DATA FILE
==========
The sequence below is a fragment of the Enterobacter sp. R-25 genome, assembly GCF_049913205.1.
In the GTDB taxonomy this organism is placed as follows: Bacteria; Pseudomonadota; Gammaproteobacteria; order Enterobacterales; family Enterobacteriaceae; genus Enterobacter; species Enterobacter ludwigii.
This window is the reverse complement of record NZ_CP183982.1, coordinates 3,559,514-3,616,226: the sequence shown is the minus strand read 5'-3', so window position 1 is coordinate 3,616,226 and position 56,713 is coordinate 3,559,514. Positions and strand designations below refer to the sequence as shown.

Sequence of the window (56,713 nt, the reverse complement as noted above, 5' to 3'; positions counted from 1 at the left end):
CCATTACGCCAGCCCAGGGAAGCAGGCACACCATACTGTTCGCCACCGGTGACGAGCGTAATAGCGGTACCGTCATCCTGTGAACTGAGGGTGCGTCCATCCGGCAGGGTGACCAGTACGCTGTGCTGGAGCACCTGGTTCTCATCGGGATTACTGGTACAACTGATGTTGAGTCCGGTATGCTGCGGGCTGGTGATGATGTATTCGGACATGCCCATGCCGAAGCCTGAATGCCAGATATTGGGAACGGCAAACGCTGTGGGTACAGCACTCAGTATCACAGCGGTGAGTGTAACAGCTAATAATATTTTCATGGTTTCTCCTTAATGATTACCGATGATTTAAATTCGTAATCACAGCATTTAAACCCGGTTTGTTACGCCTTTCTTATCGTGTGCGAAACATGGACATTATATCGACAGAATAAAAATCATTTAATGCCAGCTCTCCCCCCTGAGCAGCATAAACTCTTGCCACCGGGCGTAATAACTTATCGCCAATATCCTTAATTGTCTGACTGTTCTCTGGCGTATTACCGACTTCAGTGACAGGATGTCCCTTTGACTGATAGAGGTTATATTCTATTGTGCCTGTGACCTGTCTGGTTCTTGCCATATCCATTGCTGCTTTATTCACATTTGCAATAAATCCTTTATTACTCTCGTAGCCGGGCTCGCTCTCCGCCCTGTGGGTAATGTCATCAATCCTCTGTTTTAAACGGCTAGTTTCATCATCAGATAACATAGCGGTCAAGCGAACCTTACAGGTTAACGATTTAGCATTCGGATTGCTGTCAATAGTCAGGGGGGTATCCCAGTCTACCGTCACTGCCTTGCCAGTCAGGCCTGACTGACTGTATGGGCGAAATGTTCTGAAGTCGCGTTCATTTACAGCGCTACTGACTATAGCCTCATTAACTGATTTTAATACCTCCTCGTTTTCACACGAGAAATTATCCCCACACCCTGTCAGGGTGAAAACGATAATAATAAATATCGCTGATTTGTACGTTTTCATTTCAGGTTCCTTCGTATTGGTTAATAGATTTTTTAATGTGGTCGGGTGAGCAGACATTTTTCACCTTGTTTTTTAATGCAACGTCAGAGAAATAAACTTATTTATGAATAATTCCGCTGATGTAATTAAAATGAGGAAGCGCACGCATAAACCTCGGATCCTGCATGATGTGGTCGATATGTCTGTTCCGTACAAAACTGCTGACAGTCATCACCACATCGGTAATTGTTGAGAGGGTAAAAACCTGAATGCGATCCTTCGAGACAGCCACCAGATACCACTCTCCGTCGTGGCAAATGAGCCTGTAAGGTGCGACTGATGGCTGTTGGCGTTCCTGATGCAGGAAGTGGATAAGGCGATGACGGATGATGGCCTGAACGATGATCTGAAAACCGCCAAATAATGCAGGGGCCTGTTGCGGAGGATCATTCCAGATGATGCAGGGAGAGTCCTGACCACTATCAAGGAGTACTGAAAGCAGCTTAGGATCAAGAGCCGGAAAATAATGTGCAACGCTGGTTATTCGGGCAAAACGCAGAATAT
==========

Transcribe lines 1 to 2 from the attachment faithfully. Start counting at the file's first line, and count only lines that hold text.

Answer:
The sequence below is a fragment of the Enterobacter sp. R-25 genome, assembly GCF_049913205.1.
In the GTDB taxonomy this organism is placed as follows: Bacteria; Pseudomonadota; Gammaproteobacteria; order Enterobacterales; family Enterobacteriaceae; genus Enterobacter; species Enterobacter ludwigii.